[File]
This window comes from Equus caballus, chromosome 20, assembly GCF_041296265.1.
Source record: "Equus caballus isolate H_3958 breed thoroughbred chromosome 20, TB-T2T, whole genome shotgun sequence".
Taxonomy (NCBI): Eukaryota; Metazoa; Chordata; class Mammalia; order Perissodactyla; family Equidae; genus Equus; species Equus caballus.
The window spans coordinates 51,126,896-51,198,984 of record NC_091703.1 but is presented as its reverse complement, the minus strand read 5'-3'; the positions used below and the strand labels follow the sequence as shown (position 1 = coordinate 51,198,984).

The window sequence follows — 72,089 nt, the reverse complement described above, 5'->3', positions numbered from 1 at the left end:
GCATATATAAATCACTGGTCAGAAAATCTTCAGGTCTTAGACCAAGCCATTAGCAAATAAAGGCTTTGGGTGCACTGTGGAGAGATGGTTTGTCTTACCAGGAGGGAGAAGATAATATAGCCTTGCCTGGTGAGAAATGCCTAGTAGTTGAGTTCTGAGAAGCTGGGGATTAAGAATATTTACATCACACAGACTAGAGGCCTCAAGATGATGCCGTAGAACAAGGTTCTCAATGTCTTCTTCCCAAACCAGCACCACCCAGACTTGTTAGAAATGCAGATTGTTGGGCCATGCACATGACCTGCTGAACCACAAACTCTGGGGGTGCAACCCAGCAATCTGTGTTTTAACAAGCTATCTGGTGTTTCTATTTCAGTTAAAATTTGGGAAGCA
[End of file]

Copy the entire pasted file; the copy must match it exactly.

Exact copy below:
This window comes from Equus caballus, chromosome 20, assembly GCF_041296265.1.
Source record: "Equus caballus isolate H_3958 breed thoroughbred chromosome 20, TB-T2T, whole genome shotgun sequence".
Taxonomy (NCBI): Eukaryota; Metazoa; Chordata; class Mammalia; order Perissodactyla; family Equidae; genus Equus; species Equus caballus.
The window spans coordinates 51,126,896-51,198,984 of record NC_091703.1 but is presented as its reverse complement, the minus strand read 5'-3'; the positions used below and the strand labels follow the sequence as shown (position 1 = coordinate 51,198,984).

The window sequence follows — 72,089 nt, the reverse complement described above, 5'->3', positions numbered from 1 at the left end:
GCATATATAAATCACTGGTCAGAAAATCTTCAGGTCTTAGACCAAGCCATTAGCAAATAAAGGCTTTGGGTGCACTGTGGAGAGATGGTTTGTCTTACCAGGAGGGAGAAGATAATATAGCCTTGCCTGGTGAGAAATGCCTAGTAGTTGAGTTCTGAGAAGCTGGGGATTAAGAATATTTACATCACACAGACTAGAGGCCTCAAGATGATGCCGTAGAACAAGGTTCTCAATGTCTTCTTCCCAAACCAGCACCACCCAGACTTGTTAGAAATGCAGATTGTTGGGCCATGCACATGACCTGCTGAACCACAAACTCTGGGGGTGCAACCCAGCAATCTGTGTTTTAACAAGCTATCTGGTGTTTCTATTTCAGTTAAAATTTGGGAAGCA